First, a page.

During my trip to Seoul this summer, I met extraordinary people who escaped North Korea and are involved in service projects throughout South Korea. I was particularly inspired by North Korean defectors who are now college students in Seoul who want to “achieve unification of the two Koreas on a small scale by working with South Korean native peers through service projects.”
Esther Eom left North Korea several years ago and has been engaged in service projects over the past several years in Seoul. She is currently directing an NGO called “UNI SEED,” which engages university students who are South Korean natives and North Korean defectors to serve homeless people in Seoul. She believes that individual students can achieve what politicians currently cannot: unification (on a small scale) between North and South Koreans.
Additionally, she and her fellow NGO members want to signal to South Koreans and others that people who escaped North Korea are not solely dependent on South Korean NGO and government handouts. This young generation of North Korean defectors want to prove to themselves and others that not only can they survive, but also serve those in their new country.
Every third Saturday, UNI SEED cooks North Korean food, packages them into individual meals (rice, North Korean side dishes, and North Korean soup), and hands them out to homeless men and women in Seoul Station, a high-traffic area. They hand out the meals, and then go around the station to collect any and all trash that resulted from these meals. I was invited to their recent meal event and was inspired by how passionate, determined, and creative this group is.
There are other similar groups at churches and university campus across South Korea who want to achieve unification on a small scale by inviting South Korean native and North Korean defector students to work together on service projects and build trusting friendships through social events.
Keep an eye out for UNI SEED, Esther Eom, her colleagues, and for similar organizations. The power of a single individual truly cannot be underestimated!
Ji Seong-Ho walked 6,000 miles with just one leg and one arm on the crutches that his father made for him to defect North Korea for the second time to reach freedom in South Korea.
He was caught during his first attempt to escape North Korea, and was beaten severely by North Korean soldiers. When I met with him a few weeks ago in Seoul, he told me that the worst part of being punished by the soldiers was their fury they expressed at a “disabled freak” for bringing dishonor to their country. People like him were supposed to die in silence, not make a mockery of North Korea, they said.
He now runs an incredible organization titled “Now, Action, & Unity for Human Rights.” His organization is raising funds for him to move into a new office to continue the work his organization does: rescue North Korean children, raise global awareness about human rights violations in North Korea, and broadcast radio programs into North Korea for North Korean people to illicitly listen to. I watched him walk up the stairs to his tiny office on the fifth floor (no elevators) and thought, “my goodness. Humans are truly capable to overcoming any obstacle.”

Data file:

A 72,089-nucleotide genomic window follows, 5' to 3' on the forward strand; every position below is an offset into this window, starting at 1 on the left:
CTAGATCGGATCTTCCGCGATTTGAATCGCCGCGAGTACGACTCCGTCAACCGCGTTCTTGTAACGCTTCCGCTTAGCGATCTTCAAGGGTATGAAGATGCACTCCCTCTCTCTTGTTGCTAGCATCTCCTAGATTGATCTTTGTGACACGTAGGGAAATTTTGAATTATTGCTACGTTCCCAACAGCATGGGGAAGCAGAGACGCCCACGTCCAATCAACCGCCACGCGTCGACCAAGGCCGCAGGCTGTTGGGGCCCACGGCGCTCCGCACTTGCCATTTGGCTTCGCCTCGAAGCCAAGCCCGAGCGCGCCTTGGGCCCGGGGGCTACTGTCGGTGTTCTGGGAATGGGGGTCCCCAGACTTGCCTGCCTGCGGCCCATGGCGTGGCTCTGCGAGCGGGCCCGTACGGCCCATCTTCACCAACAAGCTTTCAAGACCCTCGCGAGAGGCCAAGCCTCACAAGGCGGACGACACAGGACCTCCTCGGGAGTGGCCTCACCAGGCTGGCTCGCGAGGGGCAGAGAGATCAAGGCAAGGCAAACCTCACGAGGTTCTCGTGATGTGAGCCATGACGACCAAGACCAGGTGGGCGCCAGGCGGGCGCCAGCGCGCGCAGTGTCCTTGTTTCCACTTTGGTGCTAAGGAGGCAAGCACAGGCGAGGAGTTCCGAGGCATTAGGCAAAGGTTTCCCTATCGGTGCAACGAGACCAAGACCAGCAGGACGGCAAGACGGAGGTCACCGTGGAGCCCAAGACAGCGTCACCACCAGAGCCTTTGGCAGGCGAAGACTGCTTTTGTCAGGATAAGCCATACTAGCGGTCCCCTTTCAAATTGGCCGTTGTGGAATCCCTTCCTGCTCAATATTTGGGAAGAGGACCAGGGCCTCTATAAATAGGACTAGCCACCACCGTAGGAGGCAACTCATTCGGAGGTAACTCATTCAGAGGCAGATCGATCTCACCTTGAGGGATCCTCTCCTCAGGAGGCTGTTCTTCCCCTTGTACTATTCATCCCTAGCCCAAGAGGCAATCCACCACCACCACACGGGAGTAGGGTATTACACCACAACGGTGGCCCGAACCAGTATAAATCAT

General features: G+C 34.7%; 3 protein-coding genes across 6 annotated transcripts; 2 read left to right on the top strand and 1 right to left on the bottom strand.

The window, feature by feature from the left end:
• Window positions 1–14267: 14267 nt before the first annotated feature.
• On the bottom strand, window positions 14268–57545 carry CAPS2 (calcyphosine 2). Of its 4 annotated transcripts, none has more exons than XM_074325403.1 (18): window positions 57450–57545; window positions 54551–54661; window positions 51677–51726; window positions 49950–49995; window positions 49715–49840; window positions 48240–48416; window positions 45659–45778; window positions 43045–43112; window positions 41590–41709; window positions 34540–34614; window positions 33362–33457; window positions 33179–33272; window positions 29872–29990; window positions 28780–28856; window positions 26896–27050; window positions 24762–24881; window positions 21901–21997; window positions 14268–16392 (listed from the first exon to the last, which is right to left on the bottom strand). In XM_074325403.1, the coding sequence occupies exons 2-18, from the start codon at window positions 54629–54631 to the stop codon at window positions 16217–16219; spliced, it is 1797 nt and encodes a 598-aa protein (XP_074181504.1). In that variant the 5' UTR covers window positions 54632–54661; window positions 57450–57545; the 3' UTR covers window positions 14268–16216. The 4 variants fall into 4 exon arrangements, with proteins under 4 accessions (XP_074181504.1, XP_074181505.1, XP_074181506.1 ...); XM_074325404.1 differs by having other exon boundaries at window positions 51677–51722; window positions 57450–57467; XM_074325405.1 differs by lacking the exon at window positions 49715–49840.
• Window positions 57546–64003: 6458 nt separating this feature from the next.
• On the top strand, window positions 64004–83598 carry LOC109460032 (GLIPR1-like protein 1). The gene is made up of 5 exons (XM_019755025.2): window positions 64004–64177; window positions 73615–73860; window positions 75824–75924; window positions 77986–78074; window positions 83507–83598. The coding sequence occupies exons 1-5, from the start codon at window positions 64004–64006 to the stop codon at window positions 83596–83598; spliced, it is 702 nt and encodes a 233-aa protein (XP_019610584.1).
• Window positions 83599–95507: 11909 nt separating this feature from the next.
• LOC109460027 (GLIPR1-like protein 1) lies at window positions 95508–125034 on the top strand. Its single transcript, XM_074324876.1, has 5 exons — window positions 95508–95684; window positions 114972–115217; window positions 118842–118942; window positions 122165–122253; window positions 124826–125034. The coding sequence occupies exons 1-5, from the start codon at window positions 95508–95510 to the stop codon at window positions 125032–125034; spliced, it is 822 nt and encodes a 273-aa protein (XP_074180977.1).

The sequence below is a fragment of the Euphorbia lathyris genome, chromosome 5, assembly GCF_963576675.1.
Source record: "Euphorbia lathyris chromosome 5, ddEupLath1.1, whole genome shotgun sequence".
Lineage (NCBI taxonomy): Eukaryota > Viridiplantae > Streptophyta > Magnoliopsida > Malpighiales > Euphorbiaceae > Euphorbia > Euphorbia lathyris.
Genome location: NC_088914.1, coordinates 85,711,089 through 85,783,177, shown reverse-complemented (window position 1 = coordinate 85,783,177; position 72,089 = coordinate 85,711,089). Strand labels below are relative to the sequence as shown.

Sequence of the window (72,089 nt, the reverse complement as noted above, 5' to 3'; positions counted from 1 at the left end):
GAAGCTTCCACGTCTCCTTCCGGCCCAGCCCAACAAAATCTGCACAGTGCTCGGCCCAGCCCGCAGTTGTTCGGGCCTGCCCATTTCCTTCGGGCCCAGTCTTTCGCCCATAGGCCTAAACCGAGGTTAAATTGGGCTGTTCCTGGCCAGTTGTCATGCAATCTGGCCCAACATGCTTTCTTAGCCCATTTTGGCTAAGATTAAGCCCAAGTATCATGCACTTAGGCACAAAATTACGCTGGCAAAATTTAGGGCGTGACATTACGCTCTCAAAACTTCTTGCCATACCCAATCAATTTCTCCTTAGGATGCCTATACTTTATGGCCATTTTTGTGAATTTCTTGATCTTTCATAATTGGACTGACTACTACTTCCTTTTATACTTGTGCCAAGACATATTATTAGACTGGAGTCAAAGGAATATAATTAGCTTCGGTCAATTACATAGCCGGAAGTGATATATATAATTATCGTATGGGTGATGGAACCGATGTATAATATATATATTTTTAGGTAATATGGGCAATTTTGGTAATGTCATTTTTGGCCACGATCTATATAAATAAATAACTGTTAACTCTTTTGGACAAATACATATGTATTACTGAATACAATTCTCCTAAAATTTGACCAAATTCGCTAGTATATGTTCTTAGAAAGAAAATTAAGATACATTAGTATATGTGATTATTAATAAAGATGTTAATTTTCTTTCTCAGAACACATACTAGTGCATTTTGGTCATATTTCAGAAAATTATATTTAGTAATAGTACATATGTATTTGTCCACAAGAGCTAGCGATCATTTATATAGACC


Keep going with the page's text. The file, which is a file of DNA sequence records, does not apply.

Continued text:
I just made my contribution to his campaign on this site. Please check out the site and make your contribution today!
This frightening week in Boston started with bombings at the Boston Marathon. There was a fatal shooting at MIT last night, and (at the time of writing this post) there is an ongoing manhunt for a suspect who has been fleeing from the police after a shooting at 102 Garden Street (really close to my undergraduate dorm) and throwing out grenades from his hijacked car. Last night around midnight, police urged Cambridge and Boston residents to stay indoors. My friends and I went to sleep with police sirens going on for hours. We’re under citywide lockdown right now, but I snuck out for a minute and this is what the Harvard Square T-Stop looked like
For those who are unfamiliar with the significance of the Boston Marathon, it’s an annual event in April that draws over half a million people in from across the United States and around the world. It’s been held since 1897 and is the world’s oldest marathon. Spectators, friends, family, doctors, students, and volunteers come out to support the runners in this annual marathon that’s held on Patriots’ Day, the third Monday of April. Around 3PM on Monday, two bombs went off close to the finish line, killing 3 people and severely injuring close to 200 people. The youngest was 8-year-old Martin Richard. Other victims were Lingzi Lu, 23, and Krystle Campbell, 29.
As most of you did, I combed through online news, tweets, and commentaries that predicted the cowards’ motives, backgrounds, and political goals. This week’s tragedies sparked ongoing discussions centered on definitions of terrorism, cowardice, failing morality of the United States, and even immigration.
In the midst of all these conversations, I read numerous stories about the kindness that people showed towards Bostonians, some of which I want to highlight here. The lesson I learned from this week’s tragedies is: good will always prevail. Human beings are innately good, altruistic creatures, and good will always overpower thebad. The heart of a runner in Boston beats exactly in the same way as the heart of a runner in Belgrade does (see photo below of a Serbian runner). Mothers who lose their children to bombings in Boston experience the same gut-wrenching pain that Afghani mothers who experience the same loss do. The blood of a stranger can save another stranger’s life. We’re all the same.
And messages of love from friends around the world: